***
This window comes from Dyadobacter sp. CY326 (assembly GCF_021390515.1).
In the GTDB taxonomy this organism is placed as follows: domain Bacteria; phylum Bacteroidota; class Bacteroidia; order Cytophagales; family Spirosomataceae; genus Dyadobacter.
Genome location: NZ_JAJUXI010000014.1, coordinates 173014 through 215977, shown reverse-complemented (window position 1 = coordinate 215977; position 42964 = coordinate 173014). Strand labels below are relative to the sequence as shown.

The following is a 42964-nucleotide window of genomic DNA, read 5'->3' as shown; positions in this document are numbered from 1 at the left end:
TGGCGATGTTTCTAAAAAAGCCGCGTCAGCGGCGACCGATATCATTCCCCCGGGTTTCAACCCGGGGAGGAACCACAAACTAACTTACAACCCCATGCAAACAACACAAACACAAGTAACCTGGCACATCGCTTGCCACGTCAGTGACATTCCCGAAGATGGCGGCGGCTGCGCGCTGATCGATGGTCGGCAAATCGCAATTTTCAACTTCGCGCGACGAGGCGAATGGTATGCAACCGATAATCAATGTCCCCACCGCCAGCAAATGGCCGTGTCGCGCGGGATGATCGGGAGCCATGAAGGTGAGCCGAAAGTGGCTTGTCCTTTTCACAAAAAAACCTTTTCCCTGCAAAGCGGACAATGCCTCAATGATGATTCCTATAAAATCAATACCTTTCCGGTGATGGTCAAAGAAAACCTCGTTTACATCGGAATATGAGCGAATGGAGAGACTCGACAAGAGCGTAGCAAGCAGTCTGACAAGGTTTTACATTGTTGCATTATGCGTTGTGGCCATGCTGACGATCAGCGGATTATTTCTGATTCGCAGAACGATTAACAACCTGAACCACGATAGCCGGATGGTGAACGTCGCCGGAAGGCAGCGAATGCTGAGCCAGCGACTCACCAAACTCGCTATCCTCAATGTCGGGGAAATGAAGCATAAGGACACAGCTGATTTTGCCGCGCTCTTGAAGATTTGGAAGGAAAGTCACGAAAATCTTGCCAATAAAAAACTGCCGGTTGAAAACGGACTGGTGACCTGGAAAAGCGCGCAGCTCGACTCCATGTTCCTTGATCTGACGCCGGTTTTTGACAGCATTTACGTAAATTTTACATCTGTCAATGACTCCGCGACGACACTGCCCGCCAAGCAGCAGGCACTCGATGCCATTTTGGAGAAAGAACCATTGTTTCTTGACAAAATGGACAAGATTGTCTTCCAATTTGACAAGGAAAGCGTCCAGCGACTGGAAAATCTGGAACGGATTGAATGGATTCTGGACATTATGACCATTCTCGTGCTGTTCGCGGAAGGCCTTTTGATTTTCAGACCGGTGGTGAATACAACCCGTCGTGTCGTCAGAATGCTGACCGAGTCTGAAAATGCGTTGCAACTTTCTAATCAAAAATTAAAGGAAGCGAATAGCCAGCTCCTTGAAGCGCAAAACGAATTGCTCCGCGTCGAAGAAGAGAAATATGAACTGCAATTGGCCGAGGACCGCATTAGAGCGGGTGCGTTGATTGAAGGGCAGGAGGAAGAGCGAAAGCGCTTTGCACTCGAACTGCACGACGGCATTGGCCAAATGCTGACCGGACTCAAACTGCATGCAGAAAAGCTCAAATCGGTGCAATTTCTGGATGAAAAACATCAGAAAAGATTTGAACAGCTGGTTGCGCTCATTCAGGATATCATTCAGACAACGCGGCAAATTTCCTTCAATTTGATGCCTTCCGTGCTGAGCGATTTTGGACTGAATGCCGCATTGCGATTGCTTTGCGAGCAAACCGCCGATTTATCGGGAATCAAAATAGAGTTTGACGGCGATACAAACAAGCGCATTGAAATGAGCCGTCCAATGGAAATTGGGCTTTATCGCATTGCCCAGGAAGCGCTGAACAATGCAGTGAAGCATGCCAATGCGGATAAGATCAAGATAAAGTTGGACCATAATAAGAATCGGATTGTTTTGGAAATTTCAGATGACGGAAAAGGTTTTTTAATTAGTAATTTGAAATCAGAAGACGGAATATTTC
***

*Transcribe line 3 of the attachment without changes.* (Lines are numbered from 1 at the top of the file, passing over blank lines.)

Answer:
Genome location: NZ_JAJUXI010000014.1, coordinates 173014 through 215977, shown reverse-complemented (window position 1 = coordinate 215977; position 42964 = coordinate 173014). Strand labels below are relative to the sequence as shown.